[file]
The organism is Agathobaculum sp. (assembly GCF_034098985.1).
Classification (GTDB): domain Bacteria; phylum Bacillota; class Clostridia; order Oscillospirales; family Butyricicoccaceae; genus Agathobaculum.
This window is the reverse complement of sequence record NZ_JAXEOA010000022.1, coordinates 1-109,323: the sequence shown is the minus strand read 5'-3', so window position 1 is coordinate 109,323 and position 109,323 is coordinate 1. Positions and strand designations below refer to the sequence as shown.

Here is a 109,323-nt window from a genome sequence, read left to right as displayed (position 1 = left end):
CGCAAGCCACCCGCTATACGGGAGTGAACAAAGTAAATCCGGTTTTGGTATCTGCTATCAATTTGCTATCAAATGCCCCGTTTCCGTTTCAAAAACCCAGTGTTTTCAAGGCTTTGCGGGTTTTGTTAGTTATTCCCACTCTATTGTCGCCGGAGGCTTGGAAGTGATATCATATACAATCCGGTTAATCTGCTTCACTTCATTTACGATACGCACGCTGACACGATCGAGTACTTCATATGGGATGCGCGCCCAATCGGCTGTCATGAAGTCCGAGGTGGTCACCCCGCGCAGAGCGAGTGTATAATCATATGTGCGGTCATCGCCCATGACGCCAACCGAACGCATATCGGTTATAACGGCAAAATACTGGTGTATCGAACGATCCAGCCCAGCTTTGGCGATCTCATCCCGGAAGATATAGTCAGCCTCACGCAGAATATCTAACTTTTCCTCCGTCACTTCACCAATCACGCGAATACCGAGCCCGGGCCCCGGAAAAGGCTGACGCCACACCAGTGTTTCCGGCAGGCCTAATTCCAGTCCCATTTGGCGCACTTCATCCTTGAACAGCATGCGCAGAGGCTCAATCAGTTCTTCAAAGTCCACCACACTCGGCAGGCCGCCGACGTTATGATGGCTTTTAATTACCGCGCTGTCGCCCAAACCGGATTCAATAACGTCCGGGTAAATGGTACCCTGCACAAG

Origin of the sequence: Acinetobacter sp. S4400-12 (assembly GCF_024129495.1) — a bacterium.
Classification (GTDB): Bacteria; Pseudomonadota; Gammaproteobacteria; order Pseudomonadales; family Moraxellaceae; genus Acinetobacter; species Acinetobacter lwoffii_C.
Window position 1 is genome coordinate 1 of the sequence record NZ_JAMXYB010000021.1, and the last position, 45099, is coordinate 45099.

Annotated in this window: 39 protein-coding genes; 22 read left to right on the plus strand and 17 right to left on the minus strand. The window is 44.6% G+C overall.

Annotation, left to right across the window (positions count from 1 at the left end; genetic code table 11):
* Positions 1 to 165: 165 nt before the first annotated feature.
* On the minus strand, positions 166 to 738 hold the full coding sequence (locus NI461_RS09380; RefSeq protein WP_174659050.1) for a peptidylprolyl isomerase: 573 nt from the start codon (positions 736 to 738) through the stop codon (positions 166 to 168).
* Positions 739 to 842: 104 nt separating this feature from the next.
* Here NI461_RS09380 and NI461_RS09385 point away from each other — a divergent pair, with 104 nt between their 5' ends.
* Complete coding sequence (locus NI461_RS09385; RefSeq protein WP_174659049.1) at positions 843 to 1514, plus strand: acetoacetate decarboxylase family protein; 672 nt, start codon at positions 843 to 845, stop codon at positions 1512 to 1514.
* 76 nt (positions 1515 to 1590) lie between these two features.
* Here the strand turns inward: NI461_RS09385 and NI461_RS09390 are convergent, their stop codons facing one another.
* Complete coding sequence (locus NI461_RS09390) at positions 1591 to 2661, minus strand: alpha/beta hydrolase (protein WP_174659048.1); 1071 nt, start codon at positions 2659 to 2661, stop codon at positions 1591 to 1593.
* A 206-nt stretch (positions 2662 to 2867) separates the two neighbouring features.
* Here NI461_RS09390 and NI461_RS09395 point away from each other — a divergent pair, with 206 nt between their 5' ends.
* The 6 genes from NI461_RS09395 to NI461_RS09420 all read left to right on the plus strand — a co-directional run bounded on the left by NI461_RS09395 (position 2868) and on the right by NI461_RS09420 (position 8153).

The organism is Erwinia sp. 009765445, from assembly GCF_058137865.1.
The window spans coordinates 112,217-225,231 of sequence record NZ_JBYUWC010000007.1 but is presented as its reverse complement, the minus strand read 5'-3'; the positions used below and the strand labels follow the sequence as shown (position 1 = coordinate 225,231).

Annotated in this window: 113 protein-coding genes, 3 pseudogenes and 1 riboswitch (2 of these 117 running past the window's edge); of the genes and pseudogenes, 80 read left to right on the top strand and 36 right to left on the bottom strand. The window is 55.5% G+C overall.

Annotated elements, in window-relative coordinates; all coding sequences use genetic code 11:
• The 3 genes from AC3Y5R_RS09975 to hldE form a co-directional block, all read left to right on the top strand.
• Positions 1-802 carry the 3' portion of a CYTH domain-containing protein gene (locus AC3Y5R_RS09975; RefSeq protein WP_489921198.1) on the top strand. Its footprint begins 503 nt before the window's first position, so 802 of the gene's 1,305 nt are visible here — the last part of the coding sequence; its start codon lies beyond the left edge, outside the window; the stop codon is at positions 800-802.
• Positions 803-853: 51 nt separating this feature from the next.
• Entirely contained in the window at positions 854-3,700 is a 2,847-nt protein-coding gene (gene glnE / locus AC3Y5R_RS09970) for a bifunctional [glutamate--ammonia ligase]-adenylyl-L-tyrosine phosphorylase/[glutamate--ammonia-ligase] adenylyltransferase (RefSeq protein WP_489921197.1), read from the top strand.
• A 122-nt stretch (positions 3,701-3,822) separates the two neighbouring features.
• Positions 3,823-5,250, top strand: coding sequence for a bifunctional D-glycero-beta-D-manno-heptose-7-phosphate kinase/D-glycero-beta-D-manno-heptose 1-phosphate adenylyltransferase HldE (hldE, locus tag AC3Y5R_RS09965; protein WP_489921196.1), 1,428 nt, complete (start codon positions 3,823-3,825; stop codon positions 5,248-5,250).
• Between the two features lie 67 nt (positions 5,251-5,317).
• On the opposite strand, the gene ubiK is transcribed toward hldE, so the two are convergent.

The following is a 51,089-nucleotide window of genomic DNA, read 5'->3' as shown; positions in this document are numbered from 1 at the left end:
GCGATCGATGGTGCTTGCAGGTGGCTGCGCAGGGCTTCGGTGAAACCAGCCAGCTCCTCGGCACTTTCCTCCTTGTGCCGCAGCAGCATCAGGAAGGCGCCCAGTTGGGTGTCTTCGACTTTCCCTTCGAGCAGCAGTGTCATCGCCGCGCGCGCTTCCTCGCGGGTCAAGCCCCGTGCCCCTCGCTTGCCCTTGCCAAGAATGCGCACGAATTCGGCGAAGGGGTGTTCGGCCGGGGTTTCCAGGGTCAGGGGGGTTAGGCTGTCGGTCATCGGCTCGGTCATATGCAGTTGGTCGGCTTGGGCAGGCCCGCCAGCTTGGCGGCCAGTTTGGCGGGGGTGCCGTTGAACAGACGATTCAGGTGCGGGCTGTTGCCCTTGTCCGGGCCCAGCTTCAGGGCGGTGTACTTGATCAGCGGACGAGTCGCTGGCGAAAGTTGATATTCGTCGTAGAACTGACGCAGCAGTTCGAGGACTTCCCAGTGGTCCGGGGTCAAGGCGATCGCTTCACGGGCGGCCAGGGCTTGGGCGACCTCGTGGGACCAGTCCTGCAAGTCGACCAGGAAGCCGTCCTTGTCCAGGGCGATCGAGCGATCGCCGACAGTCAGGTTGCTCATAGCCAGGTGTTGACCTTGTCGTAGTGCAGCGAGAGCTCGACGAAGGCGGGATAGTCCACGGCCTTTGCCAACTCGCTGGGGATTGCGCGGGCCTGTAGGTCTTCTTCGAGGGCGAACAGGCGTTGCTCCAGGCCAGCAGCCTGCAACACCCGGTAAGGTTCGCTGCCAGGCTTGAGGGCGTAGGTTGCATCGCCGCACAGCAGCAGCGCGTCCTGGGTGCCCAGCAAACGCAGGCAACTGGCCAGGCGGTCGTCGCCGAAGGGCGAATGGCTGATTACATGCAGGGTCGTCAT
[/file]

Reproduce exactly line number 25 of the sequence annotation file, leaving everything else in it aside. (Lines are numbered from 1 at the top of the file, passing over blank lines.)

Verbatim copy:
Annotated elements, in window-relative coordinates; all coding sequences use genetic code 11: